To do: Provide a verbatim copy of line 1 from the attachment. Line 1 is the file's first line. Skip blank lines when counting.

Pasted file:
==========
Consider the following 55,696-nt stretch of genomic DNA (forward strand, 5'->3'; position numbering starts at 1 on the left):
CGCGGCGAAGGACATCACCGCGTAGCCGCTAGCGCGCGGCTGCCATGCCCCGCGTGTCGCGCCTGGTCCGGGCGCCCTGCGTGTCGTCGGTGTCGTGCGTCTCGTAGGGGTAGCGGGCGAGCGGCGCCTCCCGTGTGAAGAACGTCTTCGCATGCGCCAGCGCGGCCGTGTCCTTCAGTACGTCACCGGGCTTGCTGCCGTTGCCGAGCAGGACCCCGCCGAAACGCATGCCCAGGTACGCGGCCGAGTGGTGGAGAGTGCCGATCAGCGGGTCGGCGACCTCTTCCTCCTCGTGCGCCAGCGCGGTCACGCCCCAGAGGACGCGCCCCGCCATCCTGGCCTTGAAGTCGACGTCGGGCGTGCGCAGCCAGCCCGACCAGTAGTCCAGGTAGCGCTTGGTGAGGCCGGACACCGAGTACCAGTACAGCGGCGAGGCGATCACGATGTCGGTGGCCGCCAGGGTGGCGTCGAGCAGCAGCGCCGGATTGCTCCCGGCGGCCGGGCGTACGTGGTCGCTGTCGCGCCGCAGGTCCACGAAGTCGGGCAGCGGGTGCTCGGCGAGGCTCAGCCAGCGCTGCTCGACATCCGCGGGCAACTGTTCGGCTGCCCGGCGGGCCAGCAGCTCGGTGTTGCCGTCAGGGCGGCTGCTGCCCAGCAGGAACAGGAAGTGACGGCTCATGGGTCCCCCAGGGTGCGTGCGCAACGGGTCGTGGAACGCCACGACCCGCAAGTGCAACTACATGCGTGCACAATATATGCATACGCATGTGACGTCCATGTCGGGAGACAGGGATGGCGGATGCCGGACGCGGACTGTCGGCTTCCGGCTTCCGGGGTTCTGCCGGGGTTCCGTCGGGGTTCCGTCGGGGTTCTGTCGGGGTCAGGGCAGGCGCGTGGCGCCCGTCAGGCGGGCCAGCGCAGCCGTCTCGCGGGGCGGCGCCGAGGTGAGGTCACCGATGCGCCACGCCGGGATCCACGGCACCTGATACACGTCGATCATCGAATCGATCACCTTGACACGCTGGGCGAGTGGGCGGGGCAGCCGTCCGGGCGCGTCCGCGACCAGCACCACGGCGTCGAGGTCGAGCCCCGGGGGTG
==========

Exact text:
Consider the following 55,696-nt stretch of genomic DNA (forward strand, 5'->3'; position numbering starts at 1 on the left):